Diane Vincent – OBEN


Copyright 2014 Diane Vincent

Photographer: Diane Vincent (born East Germany, resides Berlin, Germany)

Self-Published: Germany

Without pagination, captions or essay

Text: English (title is German, English translation: Over)

Stiff-cover book, printed dust-cover with hand sewn binding, black and white lithography, printed in Germany (Bookfactory, Bad Munder)

Editing: Diane Vincent and Paul Gaffney

Photobook designer: Diane Vincent

Notes: Diane’s unusual subject is one that most architects probably abhor, the roof tops of large buildings. This is the place where all of the necessary equipment and infrastructure that supports the buildings operation is situated. Roof tops are the usually the eye-sores of owners and tenets, who do their best in an attempt to hide the industrial equipment, as this is not usually a pretty site (pun intended). Although sometimes, this is a place that can with a lot of care become an oasis. If we were to stay at a hotel with this being the viewpoint out our window, we are apt to want to relocate to a room almost anywhere else in the hotel. She examines this universal industrial landscape with an impartial eye using a black & white documentary style. Industry design is about efficiency of the running of pipes on top of flat sheets of tar paper roofs. In her hands, this same landscape takes on an abstract expressionist quality. It was this same quality that captured the imagination of the Modernist photographers in the 1930’s, like Edward Weston and Charles Sheeler. Her graphic photographs become a tantalizing myriad of gray masses with bisecting lines and overlapping shapes.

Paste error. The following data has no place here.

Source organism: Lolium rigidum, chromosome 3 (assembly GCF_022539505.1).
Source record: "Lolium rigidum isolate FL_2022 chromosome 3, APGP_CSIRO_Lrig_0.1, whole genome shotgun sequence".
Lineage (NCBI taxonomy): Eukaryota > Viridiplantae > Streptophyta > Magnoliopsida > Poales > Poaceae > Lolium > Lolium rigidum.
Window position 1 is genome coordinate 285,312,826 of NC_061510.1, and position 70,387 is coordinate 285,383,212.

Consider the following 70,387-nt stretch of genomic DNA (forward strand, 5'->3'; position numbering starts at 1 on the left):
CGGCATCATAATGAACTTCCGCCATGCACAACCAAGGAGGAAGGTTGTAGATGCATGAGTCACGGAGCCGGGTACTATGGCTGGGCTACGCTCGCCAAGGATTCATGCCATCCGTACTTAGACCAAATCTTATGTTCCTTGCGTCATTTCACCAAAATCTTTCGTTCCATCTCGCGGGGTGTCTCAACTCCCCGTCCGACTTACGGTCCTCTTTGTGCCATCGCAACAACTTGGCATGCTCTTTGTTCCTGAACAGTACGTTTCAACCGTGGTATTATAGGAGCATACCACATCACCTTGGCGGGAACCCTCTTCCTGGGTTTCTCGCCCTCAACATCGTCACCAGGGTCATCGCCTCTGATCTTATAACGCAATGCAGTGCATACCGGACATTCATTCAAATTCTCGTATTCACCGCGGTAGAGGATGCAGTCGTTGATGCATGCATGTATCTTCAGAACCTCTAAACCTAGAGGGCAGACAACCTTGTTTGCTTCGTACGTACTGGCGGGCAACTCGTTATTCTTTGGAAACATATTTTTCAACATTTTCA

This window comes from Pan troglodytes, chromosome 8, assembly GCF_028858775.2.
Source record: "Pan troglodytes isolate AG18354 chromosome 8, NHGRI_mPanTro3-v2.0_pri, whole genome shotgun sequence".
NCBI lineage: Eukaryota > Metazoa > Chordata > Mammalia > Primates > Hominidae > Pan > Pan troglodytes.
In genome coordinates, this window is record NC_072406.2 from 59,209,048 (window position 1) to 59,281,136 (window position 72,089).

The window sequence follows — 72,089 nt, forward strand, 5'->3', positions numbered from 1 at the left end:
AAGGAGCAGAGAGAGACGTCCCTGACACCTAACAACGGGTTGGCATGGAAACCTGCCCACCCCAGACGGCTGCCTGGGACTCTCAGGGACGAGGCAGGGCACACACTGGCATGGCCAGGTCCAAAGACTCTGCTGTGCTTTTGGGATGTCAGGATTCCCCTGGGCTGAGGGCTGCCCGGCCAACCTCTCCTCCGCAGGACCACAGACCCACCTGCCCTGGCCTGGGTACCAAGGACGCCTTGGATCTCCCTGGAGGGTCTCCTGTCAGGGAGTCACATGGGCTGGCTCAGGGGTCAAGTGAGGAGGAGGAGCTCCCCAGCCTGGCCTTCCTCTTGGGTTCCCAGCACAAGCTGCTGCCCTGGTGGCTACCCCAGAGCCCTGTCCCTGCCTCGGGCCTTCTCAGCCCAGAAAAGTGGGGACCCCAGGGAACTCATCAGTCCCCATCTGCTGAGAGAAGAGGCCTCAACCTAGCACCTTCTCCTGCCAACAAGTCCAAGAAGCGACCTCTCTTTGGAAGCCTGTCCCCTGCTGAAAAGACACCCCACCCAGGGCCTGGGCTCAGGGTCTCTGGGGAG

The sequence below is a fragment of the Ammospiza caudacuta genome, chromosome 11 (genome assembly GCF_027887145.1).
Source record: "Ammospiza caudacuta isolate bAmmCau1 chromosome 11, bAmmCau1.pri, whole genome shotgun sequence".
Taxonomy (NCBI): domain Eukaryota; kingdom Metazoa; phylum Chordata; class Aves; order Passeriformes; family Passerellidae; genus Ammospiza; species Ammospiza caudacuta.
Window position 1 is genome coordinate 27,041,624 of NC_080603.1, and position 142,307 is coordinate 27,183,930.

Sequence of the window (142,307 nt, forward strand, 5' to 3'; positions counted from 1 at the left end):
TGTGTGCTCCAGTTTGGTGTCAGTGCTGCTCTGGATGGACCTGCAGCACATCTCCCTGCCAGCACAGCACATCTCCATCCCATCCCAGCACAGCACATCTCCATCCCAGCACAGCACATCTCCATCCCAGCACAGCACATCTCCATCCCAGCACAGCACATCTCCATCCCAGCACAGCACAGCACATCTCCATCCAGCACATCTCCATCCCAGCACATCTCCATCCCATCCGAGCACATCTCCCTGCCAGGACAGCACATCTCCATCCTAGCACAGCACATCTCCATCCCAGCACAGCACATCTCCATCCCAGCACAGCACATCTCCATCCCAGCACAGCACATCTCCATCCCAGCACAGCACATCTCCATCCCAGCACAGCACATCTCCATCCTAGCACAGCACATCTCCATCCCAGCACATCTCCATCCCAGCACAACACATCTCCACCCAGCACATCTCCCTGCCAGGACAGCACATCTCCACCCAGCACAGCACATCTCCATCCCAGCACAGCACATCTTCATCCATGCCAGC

Okay, this is where I admit that I have an industrial design degree and I completed a brief stint being responsible for the maintenance of a similar roof top industrial landscape a long time ago. Perhaps a reason that this body of work resonates with me.










4 thoughts on “Diane Vincent – OBEN

Add yours

  1. great book & pictures, thx.
    The title translates to “up” or “on top”. “over” would be “darüber”, or not in a locational but in a timeline sense “vorüber”.

  2. The Deutsch > English translation was provide by Vincent in her book, perhaps this was an literary interpretation for her English readers (all text in English)

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